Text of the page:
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The Amazing Henry Ford


At the birth home of Henry Ford

"It's all just so amazing, isn't it?" the engineer asked as we stood in the middle of the Ford assembly plant. We watched the machinery and the car parts moving from here to there, from way up high to far down low. We see gigantic, yellow robotic arms gluing windshields onto car frames and forklifts zooming by in front of us, like a video on fast forward. Yes, it was amazing-the assembly line-seeing it work, seeing the place where every single Ford Expedition on the planet is made.


I was amazed from the minute Nick and I slipped off the frozen Detroit highway in Dearborn, Michigan, where the Ford Company, the Henry Ford Museum, the Henry Ford Estate, Ford manufacturing plants, the Centennial Ford Library, Ford's Automobile Hall of Fame, Ford dealerships, Ford trucks, Ford cars, Ford EVERYTHING are located!!! It's like we got sucked into a strange Ford vortex.

Yes, it's true. Nick CAN fly!

Henry Ford was born in Dearborn. Ever since he first saw a steam-powered tractor rolling across the fields of his family's farm, he knew he wanted to be a mechanic. He dreamed of building cars and selling them at a price most people could afford. In 1908, just as his third attempt to open up his own automobile company was two hundred dollars away from bankruptcy, Ford struck gold with the development of the Model T.


Oh no! Out of gas!

The Model T Ford

Ford designed a car that could easily and cheaply be assembled using very simple parts. The car that started off costing $800 soon cost only $260-still a lot of money in those days, but more affordable that $800! Lots of people started buying Fords. There was so much demand for the Model T that Ford opened up an assembly plant to make more Model Ts faster. Soon, his workers were making one car every 90 minutes, instead of one car a day.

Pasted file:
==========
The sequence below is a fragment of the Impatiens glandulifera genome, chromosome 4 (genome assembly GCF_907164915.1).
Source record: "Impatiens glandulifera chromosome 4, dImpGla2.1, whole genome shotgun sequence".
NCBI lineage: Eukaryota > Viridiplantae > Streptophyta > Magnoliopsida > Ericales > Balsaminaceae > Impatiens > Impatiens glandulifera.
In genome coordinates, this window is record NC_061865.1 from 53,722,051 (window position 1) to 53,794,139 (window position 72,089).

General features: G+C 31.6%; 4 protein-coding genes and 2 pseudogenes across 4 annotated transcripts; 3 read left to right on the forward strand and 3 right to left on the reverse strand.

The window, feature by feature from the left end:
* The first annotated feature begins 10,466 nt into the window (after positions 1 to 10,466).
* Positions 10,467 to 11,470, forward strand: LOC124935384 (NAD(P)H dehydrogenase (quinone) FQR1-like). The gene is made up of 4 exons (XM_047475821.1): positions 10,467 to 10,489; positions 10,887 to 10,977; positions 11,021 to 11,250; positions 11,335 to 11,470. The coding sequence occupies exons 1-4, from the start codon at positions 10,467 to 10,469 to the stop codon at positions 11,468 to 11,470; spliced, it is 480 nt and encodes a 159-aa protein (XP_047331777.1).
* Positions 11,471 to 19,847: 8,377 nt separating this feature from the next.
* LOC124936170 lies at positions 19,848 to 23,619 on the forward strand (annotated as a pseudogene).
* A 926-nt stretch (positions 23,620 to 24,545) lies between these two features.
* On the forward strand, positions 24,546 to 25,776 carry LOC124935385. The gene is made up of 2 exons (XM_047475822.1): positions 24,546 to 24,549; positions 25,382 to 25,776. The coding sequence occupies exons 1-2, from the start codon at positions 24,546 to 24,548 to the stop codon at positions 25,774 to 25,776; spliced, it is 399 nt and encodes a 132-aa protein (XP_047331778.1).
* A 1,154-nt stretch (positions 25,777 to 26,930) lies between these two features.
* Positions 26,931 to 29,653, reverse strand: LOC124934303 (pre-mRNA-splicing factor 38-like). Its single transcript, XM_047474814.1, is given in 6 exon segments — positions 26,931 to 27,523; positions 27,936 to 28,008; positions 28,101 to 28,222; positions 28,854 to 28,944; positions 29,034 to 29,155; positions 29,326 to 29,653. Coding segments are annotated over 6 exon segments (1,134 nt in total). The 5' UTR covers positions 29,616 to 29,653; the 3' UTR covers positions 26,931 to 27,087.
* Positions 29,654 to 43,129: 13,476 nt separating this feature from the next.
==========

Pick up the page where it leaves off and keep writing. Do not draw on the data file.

How did they do it? Mr. Ford added moving conveyor belts to an assembly line, where workers would complete one specific task before passing the car on to another worker with a different task. That is called mass production-making a lot of something all at the same time. At the Michigan truck plant today, Ford's assembly line has become so advanced and efficient that workers can make 56 trucks every hour!

Stephen and Nick have abandoned their Honda and will now be driving a Model T for the rest of the trek

Henry Ford's automobile company became the largest car manufacturer in the world, and served as a model for companies in other countries to follow. Up to that point in history, commercial goods, such as cars, were all built by craftsmen. When Henry Ford invented mass production, more things were made by machines than by hand. Machines can work faster than people, so more things were made faster. Today, everything from candy bars to bedspreads are made by machines.

Trekker Stephen and Henry Ford, in flesh and bronze

There's one more thing about Henry Ford: he also liked beans! He thought a lot of things could be made out of beans - fans, car, parts, even clothes. That's right-Henry Ford actually wore a soybean suit!!!

Henry Ford would have liked The Odyssey, too. He may have even made a good trekker, because he believed the best thing to do was to experience history. If you ever get to Dearborn, Michigan, visit the Ford museum and see some of the amazing cars he made.


Please email me at: stephen@ustrek.org


Links to Other Dispatches

Stephen - "You are now entering the Mall of America: You will never return!!!!"
Making A Difference - Does your community need a facelift?
Neda - How many licks does it take to sell you a lollypop?